For the following reason: the car is privately owned. Cell phone laws and seat belt laws seek to dictate how people use their own property in an attempt to reduce accidents and injury. I would rather punish the action, not a POTENTIAL cause of the action. As I previously noted, there is already a law in the California Vehicle Code that makes it illegal to drive recklessly. There is even jail time for reckless driving that leads to injury of another. We passed a cell phone restriction for adults last year and a ban on their use for minors this year. (By the way, studies have shown that hands-free and hand-held phone use appears to have the same accident rate, therefore, last year’s law that requires hands-free cell phone use only in cars by 2008 will likely have no effect whatsoever on accident rates, meaning we gave up some freedom for nothing!) What’s next? A ban on eating in a car? On applying make-up in a car? On driving with a screaming baby in a car? Do you see my point? All of these factors add to the danger of driving in a car and yet, some people seem to be able to walk and chew gum at the same time, so to speak. So I say, punish the actual behavior, i.e., reckless driving, not something that may contribute to it. As I set forth the case before, you can make a pretty exhaustive list of things that are distracting to do while driving – should they all be illegal and made punishable by a $100 infraction?

Regarding abortion, my favoring restrictions has to do with the fact that I believe that one person (the mother) is making decisions that may end the life of another person (the baby) often with the help of a third person (a doctor or nurse). This decision is irrevocable and has been shown to have major psychological impacts on the mother.

Lastly, regarding Nanny State laws for adults vs. minors. I do believe that we should tread very lightly when seeking to apply the power of government to restrict people’s liberties. Laws restricting minors trouble me when it appears that the state is seeking to supplant or replace the responsibility of the parents.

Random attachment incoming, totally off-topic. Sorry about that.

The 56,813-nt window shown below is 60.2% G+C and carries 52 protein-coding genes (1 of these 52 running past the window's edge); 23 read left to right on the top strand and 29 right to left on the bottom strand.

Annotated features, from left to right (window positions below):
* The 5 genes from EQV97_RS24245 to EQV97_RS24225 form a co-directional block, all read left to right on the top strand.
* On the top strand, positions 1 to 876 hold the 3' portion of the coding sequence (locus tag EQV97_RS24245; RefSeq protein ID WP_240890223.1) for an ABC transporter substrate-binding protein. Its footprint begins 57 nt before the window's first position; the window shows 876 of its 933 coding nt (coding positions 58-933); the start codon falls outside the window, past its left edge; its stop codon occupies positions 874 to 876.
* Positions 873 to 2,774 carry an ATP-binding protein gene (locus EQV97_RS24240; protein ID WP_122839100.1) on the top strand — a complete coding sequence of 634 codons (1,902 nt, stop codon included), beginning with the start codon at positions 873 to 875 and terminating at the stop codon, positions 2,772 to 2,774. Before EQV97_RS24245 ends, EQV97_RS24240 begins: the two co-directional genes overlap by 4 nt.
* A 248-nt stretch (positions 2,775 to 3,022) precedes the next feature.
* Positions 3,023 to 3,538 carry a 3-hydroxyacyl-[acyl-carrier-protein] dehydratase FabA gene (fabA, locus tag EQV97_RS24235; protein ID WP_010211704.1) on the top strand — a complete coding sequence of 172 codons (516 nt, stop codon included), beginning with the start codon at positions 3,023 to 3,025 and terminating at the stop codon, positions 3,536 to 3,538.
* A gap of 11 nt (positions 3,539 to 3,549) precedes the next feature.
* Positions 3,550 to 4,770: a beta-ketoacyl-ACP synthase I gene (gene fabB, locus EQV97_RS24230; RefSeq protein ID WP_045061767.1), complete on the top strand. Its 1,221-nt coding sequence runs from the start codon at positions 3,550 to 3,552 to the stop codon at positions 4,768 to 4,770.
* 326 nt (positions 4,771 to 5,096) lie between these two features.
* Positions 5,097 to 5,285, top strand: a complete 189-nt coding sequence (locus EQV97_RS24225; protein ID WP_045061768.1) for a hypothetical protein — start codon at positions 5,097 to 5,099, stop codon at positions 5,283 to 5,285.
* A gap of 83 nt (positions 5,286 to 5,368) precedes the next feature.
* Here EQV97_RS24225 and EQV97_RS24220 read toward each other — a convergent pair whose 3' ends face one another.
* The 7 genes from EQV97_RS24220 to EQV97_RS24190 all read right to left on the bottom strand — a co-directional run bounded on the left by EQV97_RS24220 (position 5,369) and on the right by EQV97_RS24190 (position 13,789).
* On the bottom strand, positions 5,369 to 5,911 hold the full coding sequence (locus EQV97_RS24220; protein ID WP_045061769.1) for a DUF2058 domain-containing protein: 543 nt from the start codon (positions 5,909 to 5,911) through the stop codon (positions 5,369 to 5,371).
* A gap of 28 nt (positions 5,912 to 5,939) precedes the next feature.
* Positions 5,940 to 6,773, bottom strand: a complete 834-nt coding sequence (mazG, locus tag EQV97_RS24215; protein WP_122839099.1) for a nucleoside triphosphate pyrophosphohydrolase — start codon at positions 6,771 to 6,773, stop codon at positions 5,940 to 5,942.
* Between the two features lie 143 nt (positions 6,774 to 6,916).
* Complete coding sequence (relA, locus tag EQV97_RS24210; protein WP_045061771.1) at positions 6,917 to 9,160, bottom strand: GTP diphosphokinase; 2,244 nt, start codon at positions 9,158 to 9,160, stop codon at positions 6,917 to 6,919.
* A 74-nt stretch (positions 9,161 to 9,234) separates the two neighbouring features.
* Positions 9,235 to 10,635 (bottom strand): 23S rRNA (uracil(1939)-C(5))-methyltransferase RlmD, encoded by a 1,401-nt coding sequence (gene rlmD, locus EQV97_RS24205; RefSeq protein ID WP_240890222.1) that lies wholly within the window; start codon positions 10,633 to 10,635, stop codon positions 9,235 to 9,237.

I don’t want government to by my nanny or my children’s nanny.

All the best,

Chuck DeVore
State Assemblyman, 70th District
www.ChuckDeVore.com

One Who Knows

Apparently the GOP caucus has taken a poll which indicates that calling a statute a "nanny bill" scores points with the electorate. To me it sounds silly, but they must think it works.

The problem is, while Assemblyman and Mrs. DeVore are, obviously, outstanding parents, our prisons are full of people with parents who didn't care whether their kids skipped school, smoked cigarettes, did drugs, drank alcohol, ignored seatbelts, cursed at their teachers, carried guns, had sex with adults, stayed out all night, or did other dangerous things like texting or phoning on their cell phones and driving at the same time.

The problem with "reckless driving" is that the definition is in the eye of the beholder. What is reckless to you and me, might be OK to someone else. That's why the Legislature needs to pass specific prohibitions such as stopping at stop signs, not crossing double lines, don't phone and drive at the same time, etc.

Some people believe it is the obligation of the State to step in and make such dangerous behavior illegal, especially by minors. I agree that the world would be a better place if all parents were as attentive as the Honorable & Mrs. DeVore...but they are not. In my opinion, trying to protect our children (and the rest of society) from uncaring parents is not behavior to be ridiculed.

brian

This is what happens when you have a full time legislature
Too much time results in too many bills